Bombardier Inc. has put on hold a $3.4 billion (U.S.) plan to build up to 100 Q400 turboprops in Russia due to the political situation there.
“We are not moving ahead because the conditions are not right at this point in time for a joint venture in Russia,” said Bombardier president and CEO Pierre Beaudoin on a conference call with reporters on Thursday.
In 2013, Bombardier signed a letter of intent to sell Russia’s state-owned Rostekhnologii, known as Rostec, 50 Q400 turboprops with the possibility of another 50.
As part of the deal, Bombardier said it would work toward establishing a final assembly plant in Russia for the Q400 planes. A definitive agreement had been expected to be signed this year.
“It’s been pushed back to at least 2015,” Beaudoin said. “Given the political situation and the economy in Russia, we are setting this project aside for the time being.”
Canada has been a vocal critic of Russian president of Vladmir Putin over Russia’s annexation of Crimea and arming of rebels in Ukraine’s east. Canada joined the European Union and the United States in imposing sanctions on Russia.
Beaudoin said that even though the assembly plant is on hold, Bombardier still believes Russia is a good market for the turboprop and is talking about ways to sell the plane there.
His comments came after Bombardier, which reports in U.S. dollars, announced third-quarter earnings that beat analysts’ forecasts.
Revenues, which include both plane and train divisions, totalled $4.9 billion for the quarter, compared to $4.1 billion for the same period last year, an increase of 20 per cent excluding currency impacts.
Net income totalled $74 million, or 3 cents per share, compared to $147 million or 8 cents for the same period the previous year. On an adjusted basis, net income amounted to $222 million, or 12 cents per share, compared to $165 million, or 9 cents per share, in the same period the previous year.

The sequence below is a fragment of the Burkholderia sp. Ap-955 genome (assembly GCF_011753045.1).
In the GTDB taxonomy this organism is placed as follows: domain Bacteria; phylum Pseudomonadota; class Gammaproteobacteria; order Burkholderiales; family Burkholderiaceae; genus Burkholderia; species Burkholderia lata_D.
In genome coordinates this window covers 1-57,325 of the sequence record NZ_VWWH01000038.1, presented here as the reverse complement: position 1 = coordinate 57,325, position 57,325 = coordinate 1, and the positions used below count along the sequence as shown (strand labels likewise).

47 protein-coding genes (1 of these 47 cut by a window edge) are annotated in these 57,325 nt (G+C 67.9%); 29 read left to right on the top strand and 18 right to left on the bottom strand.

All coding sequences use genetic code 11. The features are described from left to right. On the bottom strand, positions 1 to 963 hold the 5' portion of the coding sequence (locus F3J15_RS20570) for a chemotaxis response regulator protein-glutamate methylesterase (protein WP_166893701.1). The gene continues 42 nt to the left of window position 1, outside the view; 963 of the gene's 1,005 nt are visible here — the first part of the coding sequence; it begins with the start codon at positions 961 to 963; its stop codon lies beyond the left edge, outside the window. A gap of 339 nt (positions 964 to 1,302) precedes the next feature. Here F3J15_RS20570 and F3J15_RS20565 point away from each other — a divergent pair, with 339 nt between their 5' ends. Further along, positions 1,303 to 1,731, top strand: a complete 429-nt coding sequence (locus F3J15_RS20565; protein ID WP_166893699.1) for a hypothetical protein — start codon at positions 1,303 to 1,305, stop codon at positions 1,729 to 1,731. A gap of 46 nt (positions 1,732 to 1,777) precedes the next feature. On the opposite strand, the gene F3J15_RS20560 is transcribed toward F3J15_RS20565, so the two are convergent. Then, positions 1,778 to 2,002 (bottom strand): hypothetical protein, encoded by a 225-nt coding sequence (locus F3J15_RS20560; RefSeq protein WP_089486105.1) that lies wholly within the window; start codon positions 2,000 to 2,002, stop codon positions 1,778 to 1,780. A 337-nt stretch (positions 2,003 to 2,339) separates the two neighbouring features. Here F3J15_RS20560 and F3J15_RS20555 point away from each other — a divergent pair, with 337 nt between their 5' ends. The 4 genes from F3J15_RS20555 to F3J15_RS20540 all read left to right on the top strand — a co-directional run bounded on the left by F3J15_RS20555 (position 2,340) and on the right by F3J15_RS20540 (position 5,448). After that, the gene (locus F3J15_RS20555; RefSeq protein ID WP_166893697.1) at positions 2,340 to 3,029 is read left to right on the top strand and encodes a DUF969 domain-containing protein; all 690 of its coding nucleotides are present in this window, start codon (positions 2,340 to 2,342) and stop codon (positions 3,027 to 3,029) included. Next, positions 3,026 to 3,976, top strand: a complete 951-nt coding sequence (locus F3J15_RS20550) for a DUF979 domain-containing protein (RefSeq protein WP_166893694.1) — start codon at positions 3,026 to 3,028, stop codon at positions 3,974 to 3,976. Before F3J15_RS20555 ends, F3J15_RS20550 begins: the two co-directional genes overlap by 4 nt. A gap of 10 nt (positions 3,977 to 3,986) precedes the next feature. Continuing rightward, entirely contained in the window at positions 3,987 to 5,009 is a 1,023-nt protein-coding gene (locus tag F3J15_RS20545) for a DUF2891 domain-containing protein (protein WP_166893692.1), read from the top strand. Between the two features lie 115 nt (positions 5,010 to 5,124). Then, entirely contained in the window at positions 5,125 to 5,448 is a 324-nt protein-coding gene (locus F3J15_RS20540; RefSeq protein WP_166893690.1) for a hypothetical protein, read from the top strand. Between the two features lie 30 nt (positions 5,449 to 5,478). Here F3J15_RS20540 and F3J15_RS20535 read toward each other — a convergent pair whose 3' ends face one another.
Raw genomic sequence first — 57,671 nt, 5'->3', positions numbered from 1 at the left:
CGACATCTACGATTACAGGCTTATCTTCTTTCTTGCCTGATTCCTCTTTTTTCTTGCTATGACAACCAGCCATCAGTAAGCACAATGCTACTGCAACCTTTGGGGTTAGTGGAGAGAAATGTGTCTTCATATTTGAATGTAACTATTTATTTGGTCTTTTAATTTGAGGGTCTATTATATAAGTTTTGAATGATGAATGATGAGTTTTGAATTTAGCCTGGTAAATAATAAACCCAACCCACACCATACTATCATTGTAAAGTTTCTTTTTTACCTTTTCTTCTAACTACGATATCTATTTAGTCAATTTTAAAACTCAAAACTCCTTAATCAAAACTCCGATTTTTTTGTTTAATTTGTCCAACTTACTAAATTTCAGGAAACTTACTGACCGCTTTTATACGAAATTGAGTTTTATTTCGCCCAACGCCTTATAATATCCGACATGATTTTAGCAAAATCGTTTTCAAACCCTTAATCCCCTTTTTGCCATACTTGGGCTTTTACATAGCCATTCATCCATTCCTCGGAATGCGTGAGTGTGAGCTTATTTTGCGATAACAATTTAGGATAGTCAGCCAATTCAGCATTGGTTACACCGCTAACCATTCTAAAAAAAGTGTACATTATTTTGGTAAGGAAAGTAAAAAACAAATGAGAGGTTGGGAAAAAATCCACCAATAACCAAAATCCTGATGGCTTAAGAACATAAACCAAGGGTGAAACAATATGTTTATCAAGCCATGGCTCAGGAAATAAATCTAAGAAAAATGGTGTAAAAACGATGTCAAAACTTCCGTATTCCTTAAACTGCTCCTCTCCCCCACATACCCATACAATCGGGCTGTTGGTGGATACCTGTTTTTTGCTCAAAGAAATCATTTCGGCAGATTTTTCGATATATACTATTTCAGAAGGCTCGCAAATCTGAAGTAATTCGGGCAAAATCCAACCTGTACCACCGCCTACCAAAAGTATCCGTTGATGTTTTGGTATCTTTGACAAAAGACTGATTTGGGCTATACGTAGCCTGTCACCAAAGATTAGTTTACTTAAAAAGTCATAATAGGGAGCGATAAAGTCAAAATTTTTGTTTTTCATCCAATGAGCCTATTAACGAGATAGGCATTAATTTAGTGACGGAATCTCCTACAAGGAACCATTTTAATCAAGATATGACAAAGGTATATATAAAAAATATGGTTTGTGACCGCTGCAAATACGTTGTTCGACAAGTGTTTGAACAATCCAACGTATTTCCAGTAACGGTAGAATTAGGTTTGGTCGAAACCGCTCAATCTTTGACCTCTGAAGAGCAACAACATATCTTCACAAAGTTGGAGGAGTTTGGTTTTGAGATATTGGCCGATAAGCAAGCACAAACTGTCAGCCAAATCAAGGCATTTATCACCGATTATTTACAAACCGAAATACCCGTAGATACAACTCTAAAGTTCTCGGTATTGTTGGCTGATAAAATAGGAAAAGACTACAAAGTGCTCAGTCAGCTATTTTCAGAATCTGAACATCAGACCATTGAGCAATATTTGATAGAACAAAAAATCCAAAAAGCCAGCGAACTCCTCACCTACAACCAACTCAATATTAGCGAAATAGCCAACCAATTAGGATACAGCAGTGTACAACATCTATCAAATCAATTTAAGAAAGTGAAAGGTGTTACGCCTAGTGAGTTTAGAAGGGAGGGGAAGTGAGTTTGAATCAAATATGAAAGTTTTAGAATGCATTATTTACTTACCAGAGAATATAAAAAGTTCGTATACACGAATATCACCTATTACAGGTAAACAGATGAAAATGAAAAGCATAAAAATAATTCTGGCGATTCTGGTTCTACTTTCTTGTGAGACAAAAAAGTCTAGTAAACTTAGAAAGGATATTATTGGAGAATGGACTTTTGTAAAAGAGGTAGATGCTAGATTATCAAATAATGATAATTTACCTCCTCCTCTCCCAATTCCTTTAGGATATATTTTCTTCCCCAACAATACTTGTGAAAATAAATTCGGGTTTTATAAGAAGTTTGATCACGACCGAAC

The company also said 2,000 layoffs in the aerospace division and 900 layoffs in the transportation division as part of restructuring efforts would eventually bring $200 million savings in aerospace and $68 million in transportation.
The company also reiterated its view that development of its CSeries plane remains on track, with entry into service still expected in the second half of 2015.
The plane, which is designed to take Bombardier from a small regional jet player into the larger commercial jet market, has suffered delays, including an engine fire in May.
The flight test program resumed in September, and so far there have been 450 flight test hours.
After first flight last year, Bombardier said it anticipated 2,400 flight test hours would be needed before certification, raising questions from analysts on how everything could be completed on the current timelines.
“Flight hours are always a guideline. What is important for us is that we accomplish certain tests to certify the aircraft,” Beaudoin said. “So if we can do it in less flight hours, the better it is, because it will cost less money.”
He added that the number of flight hours required could vary substantially.
Bombardier still expects its smaller CS100 aircraft to enter service in the second half of 2015 with the larger CS300 aircraft to follow about six months afterwards.
Beaudoin anticipated gradual hiring of staff for the assembly of the CSeries in Montreal to begin in the second quarter of 2015.
- With files from the Toronto Star’s wire services